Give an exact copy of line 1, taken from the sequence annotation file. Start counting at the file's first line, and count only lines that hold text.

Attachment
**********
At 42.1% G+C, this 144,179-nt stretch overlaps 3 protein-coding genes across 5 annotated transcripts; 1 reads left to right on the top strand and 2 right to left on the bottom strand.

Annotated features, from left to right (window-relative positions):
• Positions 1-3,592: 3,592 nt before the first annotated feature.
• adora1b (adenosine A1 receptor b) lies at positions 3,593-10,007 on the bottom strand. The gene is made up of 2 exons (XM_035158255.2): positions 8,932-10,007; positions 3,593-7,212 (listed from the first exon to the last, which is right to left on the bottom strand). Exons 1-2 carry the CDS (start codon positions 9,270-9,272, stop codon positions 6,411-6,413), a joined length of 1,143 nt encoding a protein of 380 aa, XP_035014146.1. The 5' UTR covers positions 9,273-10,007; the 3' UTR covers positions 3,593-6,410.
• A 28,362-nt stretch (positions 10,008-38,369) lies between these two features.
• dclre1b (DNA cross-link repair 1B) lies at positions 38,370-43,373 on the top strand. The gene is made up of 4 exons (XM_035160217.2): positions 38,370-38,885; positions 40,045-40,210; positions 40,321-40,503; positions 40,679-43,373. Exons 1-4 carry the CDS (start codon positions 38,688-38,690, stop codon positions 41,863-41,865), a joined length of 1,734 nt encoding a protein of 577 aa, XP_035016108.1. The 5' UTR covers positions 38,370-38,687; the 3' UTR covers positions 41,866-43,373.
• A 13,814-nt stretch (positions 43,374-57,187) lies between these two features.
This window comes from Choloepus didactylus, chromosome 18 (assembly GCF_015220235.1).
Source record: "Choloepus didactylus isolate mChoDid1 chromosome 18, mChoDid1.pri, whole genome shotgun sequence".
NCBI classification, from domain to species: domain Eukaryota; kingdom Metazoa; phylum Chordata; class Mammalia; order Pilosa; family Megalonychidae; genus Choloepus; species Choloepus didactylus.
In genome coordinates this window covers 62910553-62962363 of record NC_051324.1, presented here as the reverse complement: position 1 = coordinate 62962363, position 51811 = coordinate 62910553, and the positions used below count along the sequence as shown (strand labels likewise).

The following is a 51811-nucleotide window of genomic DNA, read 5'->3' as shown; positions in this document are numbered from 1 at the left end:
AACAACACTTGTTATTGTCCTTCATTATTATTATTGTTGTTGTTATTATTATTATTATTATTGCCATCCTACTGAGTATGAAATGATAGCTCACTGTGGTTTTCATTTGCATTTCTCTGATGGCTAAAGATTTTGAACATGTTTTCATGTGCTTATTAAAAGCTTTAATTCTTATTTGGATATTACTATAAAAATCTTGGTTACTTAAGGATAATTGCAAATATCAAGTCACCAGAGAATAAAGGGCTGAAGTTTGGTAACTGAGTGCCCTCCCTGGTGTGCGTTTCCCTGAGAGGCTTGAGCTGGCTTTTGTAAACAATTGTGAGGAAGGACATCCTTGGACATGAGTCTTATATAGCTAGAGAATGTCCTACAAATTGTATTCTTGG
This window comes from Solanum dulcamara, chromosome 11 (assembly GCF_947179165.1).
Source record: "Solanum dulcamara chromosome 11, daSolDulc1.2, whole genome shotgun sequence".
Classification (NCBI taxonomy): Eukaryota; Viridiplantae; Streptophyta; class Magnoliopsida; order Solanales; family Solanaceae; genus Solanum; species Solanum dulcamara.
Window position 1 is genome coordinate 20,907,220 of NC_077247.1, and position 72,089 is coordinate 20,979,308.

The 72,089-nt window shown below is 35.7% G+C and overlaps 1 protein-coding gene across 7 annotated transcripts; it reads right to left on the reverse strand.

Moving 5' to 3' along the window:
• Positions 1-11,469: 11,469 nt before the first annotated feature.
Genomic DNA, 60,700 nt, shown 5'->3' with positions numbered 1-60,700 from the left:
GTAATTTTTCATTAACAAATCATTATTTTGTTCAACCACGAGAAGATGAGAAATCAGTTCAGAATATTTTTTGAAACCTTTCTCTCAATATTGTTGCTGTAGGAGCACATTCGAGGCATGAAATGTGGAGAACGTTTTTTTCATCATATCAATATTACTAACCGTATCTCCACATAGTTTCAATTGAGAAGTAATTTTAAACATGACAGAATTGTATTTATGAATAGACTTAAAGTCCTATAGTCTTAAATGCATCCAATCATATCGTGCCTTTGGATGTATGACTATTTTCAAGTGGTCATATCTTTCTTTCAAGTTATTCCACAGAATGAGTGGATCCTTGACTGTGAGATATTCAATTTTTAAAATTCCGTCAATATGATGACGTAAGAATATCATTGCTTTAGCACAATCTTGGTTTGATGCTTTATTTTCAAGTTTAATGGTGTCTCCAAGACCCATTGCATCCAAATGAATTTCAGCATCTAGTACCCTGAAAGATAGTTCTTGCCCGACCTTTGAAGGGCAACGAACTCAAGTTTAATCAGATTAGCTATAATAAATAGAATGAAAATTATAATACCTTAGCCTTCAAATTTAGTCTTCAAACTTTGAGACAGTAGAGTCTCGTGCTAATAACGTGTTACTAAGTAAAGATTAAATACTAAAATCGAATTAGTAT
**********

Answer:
At 42.1% G+C, this 144,179-nt stretch overlaps 3 protein-coding genes across 5 annotated transcripts; 1 reads left to right on the top strand and 2 right to left on the bottom strand.